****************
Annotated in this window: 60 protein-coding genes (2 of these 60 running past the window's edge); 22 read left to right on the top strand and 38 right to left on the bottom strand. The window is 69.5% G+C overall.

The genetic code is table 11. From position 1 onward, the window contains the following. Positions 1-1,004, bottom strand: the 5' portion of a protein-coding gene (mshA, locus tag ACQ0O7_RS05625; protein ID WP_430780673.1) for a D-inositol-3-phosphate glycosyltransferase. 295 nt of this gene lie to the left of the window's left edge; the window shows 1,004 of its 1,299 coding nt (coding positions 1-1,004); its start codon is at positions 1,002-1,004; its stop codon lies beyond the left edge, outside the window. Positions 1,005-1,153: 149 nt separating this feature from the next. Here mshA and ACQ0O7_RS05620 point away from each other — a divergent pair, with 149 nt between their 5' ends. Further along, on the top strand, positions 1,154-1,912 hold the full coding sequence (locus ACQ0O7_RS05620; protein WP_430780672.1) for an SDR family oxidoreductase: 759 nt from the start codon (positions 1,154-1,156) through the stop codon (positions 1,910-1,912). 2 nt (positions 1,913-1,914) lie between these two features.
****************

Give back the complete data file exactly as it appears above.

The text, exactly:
Annotated in this window: 60 protein-coding genes (2 of these 60 running past the window's edge); 22 read left to right on the top strand and 38 right to left on the bottom strand. The window is 69.5% G+C overall.

The genetic code is table 11. From position 1 onward, the window contains the following. Positions 1-1,004, bottom strand: the 5' portion of a protein-coding gene (mshA, locus tag ACQ0O7_RS05625; protein ID WP_430780673.1) for a D-inositol-3-phosphate glycosyltransferase. 295 nt of this gene lie to the left of the window's left edge; the window shows 1,004 of its 1,299 coding nt (coding positions 1-1,004); its start codon is at positions 1,002-1,004; its stop codon lies beyond the left edge, outside the window. Positions 1,005-1,153: 149 nt separating this feature from the next. Here mshA and ACQ0O7_RS05620 point away from each other — a divergent pair, with 149 nt between their 5' ends. Further along, on the top strand, positions 1,154-1,912 hold the full coding sequence (locus ACQ0O7_RS05620; protein WP_430780672.1) for an SDR family oxidoreductase: 759 nt from the start codon (positions 1,154-1,156) through the stop codon (positions 1,910-1,912). 2 nt (positions 1,913-1,914) lie between these two features.